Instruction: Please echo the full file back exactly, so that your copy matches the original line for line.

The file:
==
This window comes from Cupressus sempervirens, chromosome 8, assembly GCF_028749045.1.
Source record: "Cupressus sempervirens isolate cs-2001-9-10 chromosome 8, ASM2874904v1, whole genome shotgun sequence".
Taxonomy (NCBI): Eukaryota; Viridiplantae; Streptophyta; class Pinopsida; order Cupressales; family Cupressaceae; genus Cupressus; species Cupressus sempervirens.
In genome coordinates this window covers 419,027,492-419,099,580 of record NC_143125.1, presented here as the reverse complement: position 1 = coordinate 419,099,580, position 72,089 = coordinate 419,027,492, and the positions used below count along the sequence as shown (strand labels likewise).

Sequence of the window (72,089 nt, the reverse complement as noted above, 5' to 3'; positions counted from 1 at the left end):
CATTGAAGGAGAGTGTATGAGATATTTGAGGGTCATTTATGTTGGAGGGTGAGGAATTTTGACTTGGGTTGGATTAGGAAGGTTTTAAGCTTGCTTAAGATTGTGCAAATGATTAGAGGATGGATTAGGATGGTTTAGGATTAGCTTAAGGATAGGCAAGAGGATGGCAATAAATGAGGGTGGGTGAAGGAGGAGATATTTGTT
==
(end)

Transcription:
This window comes from Cupressus sempervirens, chromosome 8, assembly GCF_028749045.1.
Source record: "Cupressus sempervirens isolate cs-2001-9-10 chromosome 8, ASM2874904v1, whole genome shotgun sequence".
Taxonomy (NCBI): Eukaryota; Viridiplantae; Streptophyta; class Pinopsida; order Cupressales; family Cupressaceae; genus Cupressus; species Cupressus sempervirens.
In genome coordinates this window covers 419,027,492-419,099,580 of record NC_143125.1, presented here as the reverse complement: position 1 = coordinate 419,099,580, position 72,089 = coordinate 419,027,492, and the positions used below count along the sequence as shown (strand labels likewise).

Sequence of the window (72,089 nt, the reverse complement as noted above, 5' to 3'; positions counted from 1 at the left end):
CATTGAAGGAGAGTGTATGAGATATTTGAGGGTCATTTATGTTGGAGGGTGAGGAATTTTGACTTGGGTTGGATTAGGAAGGTTTTAAGCTTGCTTAAGATTGTGCAAATGATTAGAGGATGGATTAGGATGGTTTAGGATTAGCTTAAGGATAGGCAAGAGGATGGCAATAAATGAGGGTGGGTGAAGGAGGAGATATTTGTT